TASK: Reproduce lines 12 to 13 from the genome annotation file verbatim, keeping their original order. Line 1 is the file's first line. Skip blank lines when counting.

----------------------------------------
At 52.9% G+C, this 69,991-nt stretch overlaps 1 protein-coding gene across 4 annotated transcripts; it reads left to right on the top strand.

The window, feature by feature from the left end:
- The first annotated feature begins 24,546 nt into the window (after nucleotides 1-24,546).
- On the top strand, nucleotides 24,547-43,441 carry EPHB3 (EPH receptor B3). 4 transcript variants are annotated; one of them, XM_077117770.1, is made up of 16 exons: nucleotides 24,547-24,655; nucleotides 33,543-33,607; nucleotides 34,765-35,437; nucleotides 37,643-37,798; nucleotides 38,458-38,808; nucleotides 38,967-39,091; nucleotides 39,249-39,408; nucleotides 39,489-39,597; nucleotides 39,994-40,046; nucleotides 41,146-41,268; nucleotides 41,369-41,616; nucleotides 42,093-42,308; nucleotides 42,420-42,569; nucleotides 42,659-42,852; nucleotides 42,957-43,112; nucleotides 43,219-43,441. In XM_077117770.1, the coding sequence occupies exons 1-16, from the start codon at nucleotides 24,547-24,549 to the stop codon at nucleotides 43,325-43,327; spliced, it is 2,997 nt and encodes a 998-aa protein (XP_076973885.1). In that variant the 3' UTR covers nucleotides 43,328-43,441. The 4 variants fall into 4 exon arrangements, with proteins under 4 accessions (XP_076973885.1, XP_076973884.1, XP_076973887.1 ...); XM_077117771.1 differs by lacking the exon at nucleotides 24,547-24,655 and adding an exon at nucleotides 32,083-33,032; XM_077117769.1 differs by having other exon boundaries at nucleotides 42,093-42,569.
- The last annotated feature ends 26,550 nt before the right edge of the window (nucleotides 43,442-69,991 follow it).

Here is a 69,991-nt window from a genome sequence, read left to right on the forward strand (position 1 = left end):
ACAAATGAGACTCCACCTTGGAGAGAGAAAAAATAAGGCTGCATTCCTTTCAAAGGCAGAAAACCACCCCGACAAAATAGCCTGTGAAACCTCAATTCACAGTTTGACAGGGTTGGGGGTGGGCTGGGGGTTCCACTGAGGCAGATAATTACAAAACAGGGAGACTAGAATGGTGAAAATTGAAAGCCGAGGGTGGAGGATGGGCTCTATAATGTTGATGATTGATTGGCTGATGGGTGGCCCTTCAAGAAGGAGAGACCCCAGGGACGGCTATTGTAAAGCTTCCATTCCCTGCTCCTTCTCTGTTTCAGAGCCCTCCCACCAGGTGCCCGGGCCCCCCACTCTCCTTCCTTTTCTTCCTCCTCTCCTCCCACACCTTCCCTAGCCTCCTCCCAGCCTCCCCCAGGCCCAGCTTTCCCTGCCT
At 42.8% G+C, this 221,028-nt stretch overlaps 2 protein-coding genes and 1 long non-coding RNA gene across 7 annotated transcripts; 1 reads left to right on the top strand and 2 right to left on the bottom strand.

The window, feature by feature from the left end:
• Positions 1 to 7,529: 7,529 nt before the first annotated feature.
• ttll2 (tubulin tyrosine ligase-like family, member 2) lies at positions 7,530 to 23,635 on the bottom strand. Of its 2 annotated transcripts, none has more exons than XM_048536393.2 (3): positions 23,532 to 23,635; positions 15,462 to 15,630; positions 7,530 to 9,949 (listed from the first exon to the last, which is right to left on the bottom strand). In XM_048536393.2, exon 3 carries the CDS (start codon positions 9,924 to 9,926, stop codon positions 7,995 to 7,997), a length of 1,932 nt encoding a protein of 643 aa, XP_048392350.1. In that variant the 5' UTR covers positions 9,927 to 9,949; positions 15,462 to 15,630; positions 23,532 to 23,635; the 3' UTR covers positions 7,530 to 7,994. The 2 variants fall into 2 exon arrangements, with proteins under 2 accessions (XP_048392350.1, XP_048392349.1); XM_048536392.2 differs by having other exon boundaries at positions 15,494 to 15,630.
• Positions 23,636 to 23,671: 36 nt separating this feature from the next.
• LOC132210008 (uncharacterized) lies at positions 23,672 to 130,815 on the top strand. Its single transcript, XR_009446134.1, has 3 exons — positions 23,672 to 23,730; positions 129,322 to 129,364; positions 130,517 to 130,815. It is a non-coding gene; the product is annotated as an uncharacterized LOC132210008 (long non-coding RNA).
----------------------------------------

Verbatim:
• Positions 23,636 to 23,671: 36 nt separating this feature from the next.
• LOC132210008 (uncharacterized) lies at positions 23,672 to 130,815 on the top strand. Its single transcript, XR_009446134.1, has 3 exons — positions 23,672 to 23,730; positions 129,322 to 129,364; positions 130,517 to 130,815. It is a non-coding gene; the product is annotated as an uncharacterized LOC132210008 (long non-coding RNA).